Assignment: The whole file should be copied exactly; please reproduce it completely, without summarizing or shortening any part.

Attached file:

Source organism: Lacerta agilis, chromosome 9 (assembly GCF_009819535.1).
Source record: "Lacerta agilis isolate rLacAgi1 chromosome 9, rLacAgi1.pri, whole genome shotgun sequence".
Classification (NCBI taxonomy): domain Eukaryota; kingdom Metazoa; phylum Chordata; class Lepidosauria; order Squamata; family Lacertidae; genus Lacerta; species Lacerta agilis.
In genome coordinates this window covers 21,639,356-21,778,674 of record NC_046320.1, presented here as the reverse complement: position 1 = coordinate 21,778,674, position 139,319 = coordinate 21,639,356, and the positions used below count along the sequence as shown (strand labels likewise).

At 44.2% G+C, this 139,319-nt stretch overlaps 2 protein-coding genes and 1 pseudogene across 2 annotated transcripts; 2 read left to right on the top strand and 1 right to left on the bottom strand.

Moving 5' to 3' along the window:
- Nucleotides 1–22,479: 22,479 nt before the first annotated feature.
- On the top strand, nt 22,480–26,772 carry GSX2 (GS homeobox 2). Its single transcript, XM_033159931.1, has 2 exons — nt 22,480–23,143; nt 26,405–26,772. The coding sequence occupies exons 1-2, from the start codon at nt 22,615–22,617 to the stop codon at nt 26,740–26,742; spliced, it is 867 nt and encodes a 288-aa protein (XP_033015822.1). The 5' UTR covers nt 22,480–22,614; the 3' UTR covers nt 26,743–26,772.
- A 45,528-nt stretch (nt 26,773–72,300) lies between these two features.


Source organism: Lacerta agilis, chromosome 9 (assembly GCF_009819535.1).
Source record: "Lacerta agilis isolate rLacAgi1 chromosome 9, rLacAgi1.pri, whole genome shotgun sequence".
Classification (NCBI taxonomy): domain Eukaryota; kingdom Metazoa; phylum Chordata; class Lepidosauria; order Squamata; family Lacertidae; genus Lacerta; species Lacerta agilis.
In genome coordinates this window covers 21,639,356-21,778,674 of record NC_046320.1, presented here as the reverse complement: position 1 = coordinate 21,778,674, position 139,319 = coordinate 21,639,356, and the positions used below count along the sequence as shown (strand labels likewise).

At 44.2% G+C, this 139,319-nt stretch overlaps 2 protein-coding genes and 1 pseudogene across 2 annotated transcripts; 2 read left to right on the top strand and 1 right to left on the bottom strand.

Moving 5' to 3' along the window:
- Nucleotides 1–22,479: 22,479 nt before the first annotated feature.
- On the top strand, nt 22,480–26,772 carry GSX2 (GS homeobox 2). Its single transcript, XM_033159931.1, has 2 exons — nt 22,480–23,143; nt 26,405–26,772. The coding sequence occupies exons 1-2, from the start codon at nt 22,615–22,617 to the stop codon at nt 26,740–26,742; spliced, it is 867 nt and encodes a 288-aa protein (XP_033015822.1). The 5' UTR covers nt 22,480–22,614; the 3' UTR covers nt 26,743–26,772.
- A 45,528-nt stretch (nt 26,773–72,300) lies between these two features.